Wednesday, 23 November 2016

Caring For Others and Yourself

Over the last few months, we've been moving my grandmother into a care facility.  She has trouble with her memory and needs full time support.  Since I don't live in the same city, my responsibilities have been minimal, but it still got me thinking.

For the last several years, my aunt has been shouldering the increasing burden of trying to take care of my grandmother so that she could stay in her own home.  It's a big job and one that often involves needing to be patient with the person you're trying to help.

I can sympathize.  Taking care of an infant or small child is relatively easy (okay, maybe not, but in comparison, it is).  Society understands and there are numerous support mechanisms.  Plus, babies are generally cute (except when they're screaming endlessly, but that's another issue).

Having to put in that same level of care and sacrifice into taking care of a parent or an older child is harder.  And they're usually less willing to go along with the caregiver.  Dealing with incontinence, preparing meals that you know will be rejected, swallowing anger to explain something over and over, checking to make sure clothes are suitable, following up on the hundreds of daily tasks necessary to keep life rolling, it gets exhausting.  And unlike with an infant, there's no real end in sight.  For an older child, the care can and does stretch out for decades.  For an elderly parent, it can seem like all there is to look forward to is increasing responsibility until they pass on, which brings its own grief and guilt.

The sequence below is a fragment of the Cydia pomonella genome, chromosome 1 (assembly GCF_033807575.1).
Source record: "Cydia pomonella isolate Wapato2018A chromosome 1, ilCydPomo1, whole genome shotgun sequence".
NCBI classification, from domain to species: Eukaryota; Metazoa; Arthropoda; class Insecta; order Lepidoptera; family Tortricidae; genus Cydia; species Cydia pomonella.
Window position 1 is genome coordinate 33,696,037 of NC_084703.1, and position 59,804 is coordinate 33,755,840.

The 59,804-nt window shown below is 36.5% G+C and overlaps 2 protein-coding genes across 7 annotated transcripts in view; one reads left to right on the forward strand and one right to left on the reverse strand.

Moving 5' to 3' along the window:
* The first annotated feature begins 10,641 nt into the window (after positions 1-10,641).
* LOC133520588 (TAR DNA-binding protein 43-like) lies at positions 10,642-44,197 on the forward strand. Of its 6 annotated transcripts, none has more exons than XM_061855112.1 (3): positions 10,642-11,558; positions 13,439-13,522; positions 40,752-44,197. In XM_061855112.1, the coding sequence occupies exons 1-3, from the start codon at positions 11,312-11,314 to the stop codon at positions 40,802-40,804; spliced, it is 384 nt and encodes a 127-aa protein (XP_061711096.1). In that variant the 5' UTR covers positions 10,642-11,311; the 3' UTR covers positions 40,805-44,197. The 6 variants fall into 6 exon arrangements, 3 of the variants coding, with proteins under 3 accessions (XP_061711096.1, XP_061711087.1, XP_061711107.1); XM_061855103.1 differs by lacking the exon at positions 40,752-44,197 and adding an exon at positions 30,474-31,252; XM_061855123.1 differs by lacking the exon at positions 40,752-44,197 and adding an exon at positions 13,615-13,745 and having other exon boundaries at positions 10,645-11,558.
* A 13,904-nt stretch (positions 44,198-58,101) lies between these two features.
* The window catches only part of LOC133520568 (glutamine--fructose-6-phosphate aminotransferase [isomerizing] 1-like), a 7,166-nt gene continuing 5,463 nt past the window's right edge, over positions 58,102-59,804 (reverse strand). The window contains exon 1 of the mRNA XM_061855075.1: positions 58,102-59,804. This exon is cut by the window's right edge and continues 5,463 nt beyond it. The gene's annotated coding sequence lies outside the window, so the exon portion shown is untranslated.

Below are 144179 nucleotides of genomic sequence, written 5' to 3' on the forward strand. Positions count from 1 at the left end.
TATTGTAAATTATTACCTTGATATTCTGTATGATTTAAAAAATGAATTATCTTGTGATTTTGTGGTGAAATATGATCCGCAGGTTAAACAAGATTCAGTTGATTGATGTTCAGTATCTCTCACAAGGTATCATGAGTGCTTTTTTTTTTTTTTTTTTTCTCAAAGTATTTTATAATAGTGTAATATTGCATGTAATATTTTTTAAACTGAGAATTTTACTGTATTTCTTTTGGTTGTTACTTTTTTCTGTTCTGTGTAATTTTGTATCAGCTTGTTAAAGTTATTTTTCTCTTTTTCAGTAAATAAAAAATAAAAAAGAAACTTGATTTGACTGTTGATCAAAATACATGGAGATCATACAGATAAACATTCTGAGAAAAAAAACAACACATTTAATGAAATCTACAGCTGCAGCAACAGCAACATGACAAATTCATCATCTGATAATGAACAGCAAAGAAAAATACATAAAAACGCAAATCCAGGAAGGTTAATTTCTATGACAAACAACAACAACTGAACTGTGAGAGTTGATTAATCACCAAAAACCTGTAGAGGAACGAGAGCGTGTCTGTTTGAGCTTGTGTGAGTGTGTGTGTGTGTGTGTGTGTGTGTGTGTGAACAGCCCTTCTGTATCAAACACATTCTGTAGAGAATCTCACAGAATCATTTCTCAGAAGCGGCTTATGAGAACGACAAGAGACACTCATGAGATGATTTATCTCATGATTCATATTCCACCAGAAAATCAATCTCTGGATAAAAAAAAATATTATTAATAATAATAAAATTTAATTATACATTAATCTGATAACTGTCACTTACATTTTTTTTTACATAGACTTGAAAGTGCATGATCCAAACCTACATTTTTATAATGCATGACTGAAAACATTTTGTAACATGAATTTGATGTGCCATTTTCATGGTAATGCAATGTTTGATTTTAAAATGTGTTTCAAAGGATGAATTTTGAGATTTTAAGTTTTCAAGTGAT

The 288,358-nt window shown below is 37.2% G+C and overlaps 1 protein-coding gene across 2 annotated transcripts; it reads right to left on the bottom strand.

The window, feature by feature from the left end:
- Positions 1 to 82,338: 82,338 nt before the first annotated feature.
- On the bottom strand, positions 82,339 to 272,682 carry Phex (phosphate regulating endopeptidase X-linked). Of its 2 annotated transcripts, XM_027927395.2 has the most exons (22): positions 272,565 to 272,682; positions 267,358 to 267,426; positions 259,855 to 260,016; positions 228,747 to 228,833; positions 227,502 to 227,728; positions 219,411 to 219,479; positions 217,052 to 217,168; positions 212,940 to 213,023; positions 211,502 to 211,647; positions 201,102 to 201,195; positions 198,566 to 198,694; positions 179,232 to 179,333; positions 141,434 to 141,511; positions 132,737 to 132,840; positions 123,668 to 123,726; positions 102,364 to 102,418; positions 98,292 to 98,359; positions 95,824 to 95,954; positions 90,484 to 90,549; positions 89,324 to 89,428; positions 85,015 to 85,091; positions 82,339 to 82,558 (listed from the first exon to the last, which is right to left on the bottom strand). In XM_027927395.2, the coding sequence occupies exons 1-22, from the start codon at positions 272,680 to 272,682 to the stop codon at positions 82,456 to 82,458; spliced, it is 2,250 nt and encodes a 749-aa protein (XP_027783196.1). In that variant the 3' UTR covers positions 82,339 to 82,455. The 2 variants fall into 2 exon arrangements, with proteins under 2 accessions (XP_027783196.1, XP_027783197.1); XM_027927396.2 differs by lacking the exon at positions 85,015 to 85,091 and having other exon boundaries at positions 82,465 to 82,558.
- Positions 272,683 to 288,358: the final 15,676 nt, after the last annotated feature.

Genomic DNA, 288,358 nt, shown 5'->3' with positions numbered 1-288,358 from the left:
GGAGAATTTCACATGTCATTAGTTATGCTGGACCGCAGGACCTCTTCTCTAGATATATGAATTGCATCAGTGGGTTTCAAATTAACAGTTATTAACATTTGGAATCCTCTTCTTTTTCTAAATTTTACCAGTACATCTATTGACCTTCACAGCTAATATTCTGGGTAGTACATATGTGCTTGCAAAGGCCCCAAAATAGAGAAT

Workplaces don't understand needing to go to appointments, get to the pharmacy before it closes, or needing to take time to fill out application after application.  Most friends don't understand being too exhausted to go out (but those that do are the best, thank you!).  Spouses and other children can naturally resent the lion share of time and effort being sucked into an increasingly large black hole of necessity and need.  The judgment (you should have done x, y or z) builds up fast and can hit you when you least expect it.

Being responsible gets isolating.  Being responsible when there's no one else to take up the responsibility is soul crushing.  

That's why I urge caregivers not to give up the things which matter most.  Carve out time, no matter how hard it is.  Because otherwise, you will get chewed up and spit out by your responsibilities, and then you'll still have to crawl back to your duties.  Take care of yourself.

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